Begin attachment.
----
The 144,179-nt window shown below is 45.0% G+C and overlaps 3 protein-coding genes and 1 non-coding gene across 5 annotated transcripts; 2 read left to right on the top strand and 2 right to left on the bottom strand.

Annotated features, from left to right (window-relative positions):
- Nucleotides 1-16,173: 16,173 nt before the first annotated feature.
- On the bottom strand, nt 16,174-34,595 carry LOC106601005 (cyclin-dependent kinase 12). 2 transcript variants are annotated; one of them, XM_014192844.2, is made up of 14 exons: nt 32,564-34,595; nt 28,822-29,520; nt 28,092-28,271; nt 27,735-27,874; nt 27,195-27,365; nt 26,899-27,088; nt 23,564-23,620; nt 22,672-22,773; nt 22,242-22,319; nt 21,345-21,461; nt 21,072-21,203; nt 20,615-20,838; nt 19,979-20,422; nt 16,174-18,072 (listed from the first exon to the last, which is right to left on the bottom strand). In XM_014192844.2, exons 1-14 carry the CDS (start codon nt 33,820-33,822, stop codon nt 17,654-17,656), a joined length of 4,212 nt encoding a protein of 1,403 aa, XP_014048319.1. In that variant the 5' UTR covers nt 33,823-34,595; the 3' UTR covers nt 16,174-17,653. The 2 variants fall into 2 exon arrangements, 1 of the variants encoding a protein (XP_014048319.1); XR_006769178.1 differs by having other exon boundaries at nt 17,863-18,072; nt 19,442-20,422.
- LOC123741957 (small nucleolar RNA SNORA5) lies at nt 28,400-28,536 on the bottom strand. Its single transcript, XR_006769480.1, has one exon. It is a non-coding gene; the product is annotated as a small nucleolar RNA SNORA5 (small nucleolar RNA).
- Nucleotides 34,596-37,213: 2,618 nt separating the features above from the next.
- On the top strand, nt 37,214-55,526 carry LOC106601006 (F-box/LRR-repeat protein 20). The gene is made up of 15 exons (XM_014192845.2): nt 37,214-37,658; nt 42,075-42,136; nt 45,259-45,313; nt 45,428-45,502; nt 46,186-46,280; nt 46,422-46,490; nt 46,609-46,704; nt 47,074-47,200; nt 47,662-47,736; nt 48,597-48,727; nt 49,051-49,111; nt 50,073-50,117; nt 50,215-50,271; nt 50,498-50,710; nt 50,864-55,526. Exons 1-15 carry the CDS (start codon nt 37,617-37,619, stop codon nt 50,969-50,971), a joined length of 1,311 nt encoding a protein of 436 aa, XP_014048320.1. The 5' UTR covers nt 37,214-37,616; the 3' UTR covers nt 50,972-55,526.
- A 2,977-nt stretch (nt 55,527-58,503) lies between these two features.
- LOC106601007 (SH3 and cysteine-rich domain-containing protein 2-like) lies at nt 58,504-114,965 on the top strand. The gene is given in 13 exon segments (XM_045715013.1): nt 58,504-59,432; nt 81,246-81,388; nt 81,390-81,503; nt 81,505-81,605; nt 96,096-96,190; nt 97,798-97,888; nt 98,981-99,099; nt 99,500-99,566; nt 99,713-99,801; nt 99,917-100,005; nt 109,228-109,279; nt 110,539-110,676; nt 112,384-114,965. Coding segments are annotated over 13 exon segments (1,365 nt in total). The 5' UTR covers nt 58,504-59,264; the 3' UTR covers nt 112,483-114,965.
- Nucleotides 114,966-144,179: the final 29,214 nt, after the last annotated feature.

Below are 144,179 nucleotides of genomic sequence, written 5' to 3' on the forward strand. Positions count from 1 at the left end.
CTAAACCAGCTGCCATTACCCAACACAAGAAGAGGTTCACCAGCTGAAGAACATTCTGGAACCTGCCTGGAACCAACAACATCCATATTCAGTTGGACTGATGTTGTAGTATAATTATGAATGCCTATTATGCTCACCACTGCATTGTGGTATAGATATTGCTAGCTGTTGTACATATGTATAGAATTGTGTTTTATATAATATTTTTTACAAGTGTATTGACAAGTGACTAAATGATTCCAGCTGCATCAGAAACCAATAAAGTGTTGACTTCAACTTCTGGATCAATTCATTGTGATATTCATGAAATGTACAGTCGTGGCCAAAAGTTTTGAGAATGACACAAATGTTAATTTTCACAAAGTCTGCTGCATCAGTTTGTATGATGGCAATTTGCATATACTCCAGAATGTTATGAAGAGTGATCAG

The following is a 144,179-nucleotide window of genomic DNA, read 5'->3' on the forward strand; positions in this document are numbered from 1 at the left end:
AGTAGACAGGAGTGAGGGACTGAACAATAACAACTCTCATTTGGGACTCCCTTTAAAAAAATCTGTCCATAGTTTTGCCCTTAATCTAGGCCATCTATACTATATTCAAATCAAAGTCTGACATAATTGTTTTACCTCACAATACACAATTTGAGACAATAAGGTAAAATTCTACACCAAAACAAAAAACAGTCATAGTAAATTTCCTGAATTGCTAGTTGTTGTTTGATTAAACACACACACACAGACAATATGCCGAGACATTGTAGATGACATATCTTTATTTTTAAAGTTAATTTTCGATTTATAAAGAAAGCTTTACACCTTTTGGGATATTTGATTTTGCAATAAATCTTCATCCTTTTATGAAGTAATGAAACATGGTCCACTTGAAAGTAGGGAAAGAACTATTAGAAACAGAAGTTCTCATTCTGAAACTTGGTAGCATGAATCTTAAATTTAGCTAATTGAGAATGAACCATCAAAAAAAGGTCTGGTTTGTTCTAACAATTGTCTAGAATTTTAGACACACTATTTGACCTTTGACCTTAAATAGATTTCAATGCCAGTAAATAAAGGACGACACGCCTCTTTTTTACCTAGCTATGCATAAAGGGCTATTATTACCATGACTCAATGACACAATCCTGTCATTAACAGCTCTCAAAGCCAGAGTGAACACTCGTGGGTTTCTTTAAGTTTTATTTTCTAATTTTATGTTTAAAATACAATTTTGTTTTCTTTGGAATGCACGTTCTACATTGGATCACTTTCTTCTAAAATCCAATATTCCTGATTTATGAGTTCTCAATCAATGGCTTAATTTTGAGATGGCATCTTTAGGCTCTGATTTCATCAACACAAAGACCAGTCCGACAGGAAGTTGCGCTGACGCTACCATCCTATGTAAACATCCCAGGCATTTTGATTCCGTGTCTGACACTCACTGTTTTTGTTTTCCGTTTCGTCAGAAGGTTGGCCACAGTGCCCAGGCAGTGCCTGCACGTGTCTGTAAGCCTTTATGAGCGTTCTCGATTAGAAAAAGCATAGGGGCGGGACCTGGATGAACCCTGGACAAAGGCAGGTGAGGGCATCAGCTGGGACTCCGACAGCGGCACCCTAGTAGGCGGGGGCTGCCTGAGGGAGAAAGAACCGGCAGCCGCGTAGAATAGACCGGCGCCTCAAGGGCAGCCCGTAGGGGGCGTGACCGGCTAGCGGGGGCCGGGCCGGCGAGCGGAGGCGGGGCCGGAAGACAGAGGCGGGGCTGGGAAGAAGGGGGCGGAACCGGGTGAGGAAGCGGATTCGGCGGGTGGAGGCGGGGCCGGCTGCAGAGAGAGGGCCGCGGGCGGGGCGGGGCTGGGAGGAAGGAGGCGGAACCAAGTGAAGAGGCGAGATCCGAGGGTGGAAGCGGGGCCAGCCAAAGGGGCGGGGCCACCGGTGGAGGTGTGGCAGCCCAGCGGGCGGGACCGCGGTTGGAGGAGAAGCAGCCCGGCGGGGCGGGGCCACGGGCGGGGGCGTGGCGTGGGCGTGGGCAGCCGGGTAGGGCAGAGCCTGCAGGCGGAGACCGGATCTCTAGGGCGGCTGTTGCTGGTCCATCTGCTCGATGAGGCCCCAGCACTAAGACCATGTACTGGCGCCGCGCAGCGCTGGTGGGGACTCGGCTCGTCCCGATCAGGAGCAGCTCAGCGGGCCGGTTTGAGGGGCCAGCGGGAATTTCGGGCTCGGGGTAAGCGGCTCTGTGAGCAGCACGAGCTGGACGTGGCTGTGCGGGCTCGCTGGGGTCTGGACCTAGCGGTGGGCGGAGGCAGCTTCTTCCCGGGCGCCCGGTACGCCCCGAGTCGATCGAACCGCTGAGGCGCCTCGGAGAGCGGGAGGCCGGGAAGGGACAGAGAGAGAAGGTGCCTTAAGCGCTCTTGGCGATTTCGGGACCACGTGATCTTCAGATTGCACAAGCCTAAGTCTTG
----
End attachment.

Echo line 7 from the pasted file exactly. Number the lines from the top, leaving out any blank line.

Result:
- On the top strand, nt 37,214-55,526 carry LOC106601006 (F-box/LRR-repeat protein 20). The gene is made up of 15 exons (XM_014192845.2): nt 37,214-37,658; nt 42,075-42,136; nt 45,259-45,313; nt 45,428-45,502; nt 46,186-46,280; nt 46,422-46,490; nt 46,609-46,704; nt 47,074-47,200; nt 47,662-47,736; nt 48,597-48,727; nt 49,051-49,111; nt 50,073-50,117; nt 50,215-50,271; nt 50,498-50,710; nt 50,864-55,526. Exons 1-15 carry the CDS (start codon nt 37,617-37,619, stop codon nt 50,969-50,971), a joined length of 1,311 nt encoding a protein of 436 aa, XP_014048320.1. The 5' UTR covers nt 37,214-37,616; the 3' UTR covers nt 50,972-55,526.